There are two ways to look at “Metallica: Through the Never.” And because they are mutually exclusive, we had best examine them both.
For devoted fans of Metallica, this is a priceless keepsake, a gift from the heavy-metal gods. It’s an epic, elaborately staged performance by Metallica of their greatest hits, filmed in awe-inspiring, 3-D Imax splendor.
For the rest of humanity, the great untattooed masses, it’s sheer torture, an excruciating ordeal. The incredibly indulgent content of the film resembles what Spinal Tap might do if they had an unlimited budget to exceed.
Pyrotechnics, flying coffins, explosions, massive heathen idols — that’s just the beginning. Because “Through the Never” also has story running through it.
Never miss a local story.
Or, at least, a subplot meandering around. In between songs, there’s footage of actor Dane DeHaan (“Chronicle”) playing a roadie. Dispatched on an obscure errand, he pops a pill and finds himself in a violent totalitarian night city, full of scrambled symbolism.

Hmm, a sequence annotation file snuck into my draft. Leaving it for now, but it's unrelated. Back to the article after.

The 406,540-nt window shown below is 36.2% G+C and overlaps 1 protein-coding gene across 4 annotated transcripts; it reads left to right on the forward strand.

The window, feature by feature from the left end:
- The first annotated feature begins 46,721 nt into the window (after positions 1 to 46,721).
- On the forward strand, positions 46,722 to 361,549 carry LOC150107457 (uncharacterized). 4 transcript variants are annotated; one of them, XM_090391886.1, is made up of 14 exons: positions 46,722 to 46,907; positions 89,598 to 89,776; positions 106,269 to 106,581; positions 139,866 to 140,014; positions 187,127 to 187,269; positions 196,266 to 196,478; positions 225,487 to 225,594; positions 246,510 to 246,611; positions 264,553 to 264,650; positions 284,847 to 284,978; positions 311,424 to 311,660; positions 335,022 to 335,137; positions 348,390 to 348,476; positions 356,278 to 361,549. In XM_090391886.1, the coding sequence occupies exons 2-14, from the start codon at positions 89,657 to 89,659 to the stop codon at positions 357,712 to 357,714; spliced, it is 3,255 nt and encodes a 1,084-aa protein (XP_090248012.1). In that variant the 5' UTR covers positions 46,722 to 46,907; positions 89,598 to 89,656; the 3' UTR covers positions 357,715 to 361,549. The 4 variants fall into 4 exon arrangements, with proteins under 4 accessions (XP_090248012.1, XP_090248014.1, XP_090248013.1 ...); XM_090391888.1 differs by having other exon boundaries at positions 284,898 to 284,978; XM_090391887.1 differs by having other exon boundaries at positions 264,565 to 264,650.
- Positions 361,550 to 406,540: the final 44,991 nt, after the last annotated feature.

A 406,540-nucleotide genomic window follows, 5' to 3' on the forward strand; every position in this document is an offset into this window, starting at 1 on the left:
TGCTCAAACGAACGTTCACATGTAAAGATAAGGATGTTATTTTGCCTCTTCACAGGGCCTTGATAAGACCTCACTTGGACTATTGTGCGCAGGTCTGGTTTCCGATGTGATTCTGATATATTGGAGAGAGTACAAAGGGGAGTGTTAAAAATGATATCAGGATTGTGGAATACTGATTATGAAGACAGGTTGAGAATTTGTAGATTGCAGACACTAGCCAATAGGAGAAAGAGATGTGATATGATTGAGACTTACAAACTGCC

But we’re here for the music. And Metallica bucks and thunders their way through a parade of pulverizing hits like “For Whom the Bell Tolls,” “Ride the Lightning,” “Cyanide” and “The Memory Remains.” (One song you won’t hear: “Through the Never.” Go figure.) For fans, it’s headbanger heaven.
Everyone else will be covering their ears, begging for mercy, before Kirk Hammett’s first squalling guitar solo is over. It’s sludge metal played at pulverizing volume.
Even I had a headache, and I actually like this kind of music. The pain in part was probably caused by the film’s 3-D distortions. In an arena setting, the depth of field shifts so often that a significant part of the frame is always blurry. Strap yourself in for a nauseating visual roller coaster.